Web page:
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Lawmakers seek new fracking rules as drilling booms

As Kentucky mines less coal and produces more natural gas, state lawmakers want to update the environmental protection rules that drilling companies are required to follow.

But some landowners worry the state’s rush to welcome the practice of hydraulic fracturing, also called fracking, puts their land and their health at risk. In fracking, drillers inject water and chemicals into the ground to break up rocks and extract oil and gas.

Tuesday, the House Natural Resources and Environment Committee approved a bill to update the state’s oil and gas regulations for the first time in two decades.

“It’s already legal to do fracking in Kentucky. What this is attempting to do is to get out in front of that issue and provide some additional protections so we can avoid some problems,” said Tom FitzGerald, executive director of the environmental advocacy group Kentucky Resources Council, who supports the bill.

The legislation would require companies to disclose what chemicals they use. However, they would not have to say how much of the chemical they use if they can prove that information is a trade secret. The bill would make an exception if a doctor needs to know how much of a certain chemical was used in order to diagnose or treat a patient. In such cases, the bill would allow regulators to tell doctors how much was used, but only if the doctor signs a confidentially agreement to use the information only for health purposes.

The bill would require companies to pay for water quality testing before and after the fracking process. And they would have to notify all landowners within 1,000 feet of the well.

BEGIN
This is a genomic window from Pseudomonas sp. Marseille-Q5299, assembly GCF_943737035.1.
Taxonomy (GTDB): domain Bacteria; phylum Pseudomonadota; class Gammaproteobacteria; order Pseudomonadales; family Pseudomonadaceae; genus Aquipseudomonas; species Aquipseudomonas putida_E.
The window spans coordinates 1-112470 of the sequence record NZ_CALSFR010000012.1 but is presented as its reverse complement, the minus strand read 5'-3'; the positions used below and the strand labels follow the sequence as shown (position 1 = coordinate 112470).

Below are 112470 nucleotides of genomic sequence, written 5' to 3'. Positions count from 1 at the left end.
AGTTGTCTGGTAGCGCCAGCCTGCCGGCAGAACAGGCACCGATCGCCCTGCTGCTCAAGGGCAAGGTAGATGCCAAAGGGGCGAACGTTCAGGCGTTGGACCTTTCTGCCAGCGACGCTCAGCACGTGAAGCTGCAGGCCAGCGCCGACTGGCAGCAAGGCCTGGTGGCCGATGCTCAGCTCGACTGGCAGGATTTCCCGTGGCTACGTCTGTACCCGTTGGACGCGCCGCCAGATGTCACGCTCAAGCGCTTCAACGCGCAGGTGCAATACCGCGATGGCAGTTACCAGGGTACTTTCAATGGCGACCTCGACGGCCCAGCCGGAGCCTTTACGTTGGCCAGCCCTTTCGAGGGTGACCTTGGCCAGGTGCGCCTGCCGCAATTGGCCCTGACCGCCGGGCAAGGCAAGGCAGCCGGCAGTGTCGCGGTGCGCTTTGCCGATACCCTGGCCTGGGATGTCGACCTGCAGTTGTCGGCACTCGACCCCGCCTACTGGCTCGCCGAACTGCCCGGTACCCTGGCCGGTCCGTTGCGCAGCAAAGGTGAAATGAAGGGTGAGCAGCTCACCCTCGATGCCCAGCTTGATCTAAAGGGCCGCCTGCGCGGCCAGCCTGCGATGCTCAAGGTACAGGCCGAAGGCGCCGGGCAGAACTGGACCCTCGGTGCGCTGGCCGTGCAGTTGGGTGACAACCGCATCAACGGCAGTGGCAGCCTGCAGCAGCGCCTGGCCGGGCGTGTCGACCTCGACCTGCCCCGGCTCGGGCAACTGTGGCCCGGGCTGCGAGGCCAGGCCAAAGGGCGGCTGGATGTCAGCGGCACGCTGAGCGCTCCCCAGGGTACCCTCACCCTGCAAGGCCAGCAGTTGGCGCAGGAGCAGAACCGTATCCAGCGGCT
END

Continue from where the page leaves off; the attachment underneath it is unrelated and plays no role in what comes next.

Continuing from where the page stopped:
Drillers have used fracking in Kentucky for nearly 50 years, but there has been an increase in shallow wells in the northeast part of the state, according to Kim Collings, spokeswoman for the Kentucky Oil and Gas Commission.

On Wednesday, the commission will hold a public hearing on an application for a deep horizontal well of about 4,900 feet — the first public hearing of its kind in eight years.

Kentucky produced more than $719.8 million worth of oil and gas in 2014, an 8 percent increase from 2013, according to the Kentucky Oil & Gas Association. The state collected $32 million in taxes from that production, about $2.4 million more than the previous year. Most of the increase came from Lawrence and Greenup counties, which account for 21 percent of Kentucky’s total oil production.

Vicki Spurlock, who owns 4.5 acres in Madison County, urged lawmakers to temporarily ban fracking until the state can study its impact on the environment and public health. She said an energy company asked her to sign a lease for the minerals on her land, a lease several of her neighbors have already signed. She said she worries about the health impacts on her son, who has intractable epilepsy.

“Hydraulic fracking is nothing less than full scale industrialization in the rural counties, basically our backyards. Finding this out was a shock,” she said. “Having our water contaminated like counties in Ohio, Pennsylvania and West Virginia horrifies me.”

Democratic state Rep. Rocky Adkins, the bill’s primary sponsor, said he would not support banning fracking. He noted the bill has been endorsed by state regulators, the Kentucky Oil and Gas Association and at least one environmental advocacy group.

“I think (Spurlock) has some legitimate concerns and I think that’s the reason everybody says this is the first step,” Adkins said. “This is something for us to look at as we move forward in the future.”

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